Revolutionary Terms of Service
The query is often propounded how it was that so many Revolutionary soldiers printed in the official lists of New Jersey served in various companies or regiments, and sometimes in the militia and at other times in the Continental troops. The matter is well explained in a communication to the QUARTERLY from Mr. John J. DeMott, of Metuchen, the author of the article on "The Origin of the Cortelyou Family," printed in our last number. We publish the whole of Mr. DeMott's communication, not only because it gives a full record of a Somerset soldier, but to throw light on this subject of the variety of services which some of our brave forefathers were called upon to render in order to secure our national independence. He says:
"There was little chance for monotony for the boys and young men of Somerset County during the period of the Revolution. On the main lines of travel across the State both armies passed repeatedly along the roads of this County. Besides this, when there were no larger movements, there was always the chance of a raid through the countryside by small parties of British or Hessian troops. One writer asserts that the average term of service in the Continental army was three months. Be this as it may, it is a fact that many men divided their time between fighting and farming, going to the front for a short period and then returning home to work. An excellent example of this kind is found in the war record of Hendrick Cortelyou, of Ten-Mile Run, a private in the Somerset County militia. This is a transcript of his pension claim, the original of which is on file in the Record and Pension Bureau, Washington, D.C.:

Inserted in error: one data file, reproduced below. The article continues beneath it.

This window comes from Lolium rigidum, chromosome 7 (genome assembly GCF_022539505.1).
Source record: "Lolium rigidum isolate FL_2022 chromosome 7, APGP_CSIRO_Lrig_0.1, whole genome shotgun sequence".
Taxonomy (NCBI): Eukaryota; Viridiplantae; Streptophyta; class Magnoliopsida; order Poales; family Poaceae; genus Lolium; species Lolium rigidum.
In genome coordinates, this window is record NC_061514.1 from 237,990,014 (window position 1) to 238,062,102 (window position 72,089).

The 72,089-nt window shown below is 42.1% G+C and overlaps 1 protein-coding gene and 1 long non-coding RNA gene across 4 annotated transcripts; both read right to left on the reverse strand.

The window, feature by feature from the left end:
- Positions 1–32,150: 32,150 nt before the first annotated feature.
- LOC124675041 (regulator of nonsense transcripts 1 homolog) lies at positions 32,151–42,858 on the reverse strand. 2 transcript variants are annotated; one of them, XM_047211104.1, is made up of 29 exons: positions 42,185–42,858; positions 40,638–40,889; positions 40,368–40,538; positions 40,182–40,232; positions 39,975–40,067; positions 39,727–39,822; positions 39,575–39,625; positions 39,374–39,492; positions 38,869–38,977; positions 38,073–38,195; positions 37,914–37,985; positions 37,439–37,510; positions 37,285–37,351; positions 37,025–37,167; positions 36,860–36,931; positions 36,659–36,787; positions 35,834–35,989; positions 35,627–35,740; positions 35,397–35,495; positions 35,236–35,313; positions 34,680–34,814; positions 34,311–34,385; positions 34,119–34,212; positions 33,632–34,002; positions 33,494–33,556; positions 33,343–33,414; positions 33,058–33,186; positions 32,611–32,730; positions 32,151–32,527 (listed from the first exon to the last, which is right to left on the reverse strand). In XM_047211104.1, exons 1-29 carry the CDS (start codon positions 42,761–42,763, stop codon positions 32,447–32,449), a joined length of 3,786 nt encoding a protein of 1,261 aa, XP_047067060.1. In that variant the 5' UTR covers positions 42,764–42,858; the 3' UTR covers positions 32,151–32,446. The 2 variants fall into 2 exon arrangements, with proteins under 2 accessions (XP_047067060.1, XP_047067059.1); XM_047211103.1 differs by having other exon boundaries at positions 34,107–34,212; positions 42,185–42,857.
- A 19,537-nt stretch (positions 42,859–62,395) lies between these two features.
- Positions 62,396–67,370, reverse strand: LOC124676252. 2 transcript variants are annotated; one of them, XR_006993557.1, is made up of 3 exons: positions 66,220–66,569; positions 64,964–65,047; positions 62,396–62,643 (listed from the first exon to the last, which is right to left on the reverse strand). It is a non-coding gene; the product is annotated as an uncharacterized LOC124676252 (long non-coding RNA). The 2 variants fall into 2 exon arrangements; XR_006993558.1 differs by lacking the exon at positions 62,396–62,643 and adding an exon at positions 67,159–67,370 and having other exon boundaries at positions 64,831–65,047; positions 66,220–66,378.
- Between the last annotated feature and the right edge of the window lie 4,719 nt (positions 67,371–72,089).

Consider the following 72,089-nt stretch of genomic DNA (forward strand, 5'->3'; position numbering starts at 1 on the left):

"'Hendrick Cortelyou enlisted in 1777, as private, and served one month under Captain James More, Somerset County New Jersey Militia, Colonel Seeley, at Elizabeth; same year served two weeks under same officers; June, 1778, served three weeks under Captain James More and Colonel Henry Vandyke, Somerset County Militia; at battle of Monmouth, June 28, 1778; in 1778 served one month under same officers, at Connecticut Farms, New Jersey; afterward served one month under Captain Joseph Corshen, and Colonel John Webster, at Woodbridge, New Jersey; served three weeks guarding the prisoners at Morristown, under Colonel Seeley; June, 1780, served one month under Captain Jones and Colonel Taylor; at battle of Springfield, New Jersey; January, 1781, served two weeks under Captain Jones and Colonel Vandyke; afterwards served three weeks under Captain Abraham Vanness; age at enlistment, sixteen years.'
"It will be seen that the above record covers nine distinct terms of service, scattered over five years of the war. Four of the terms are of one month, three of three weeks, and two of two weeks. This aggregates about seven months in all. Hendrick Cortelyou also mentions two important battles in which he participated. During his later years at Ten-Mile Run, he made periodical trips to Trenton for the purpose of drawing the pension to which this military record entitled him."
Somerset County Historical Quarterly Vol I
Somerset County Historical Quarterly
PUBLICATION COMMITTEE: A. Van Doren Honeyman Alexander G. Anderson Joshua Doughty, Jr. John F. Reger Mrs. Mary B. Sanborn Mrs. Frances C. Rogers
SOMERVILLE, NEW JERSEY
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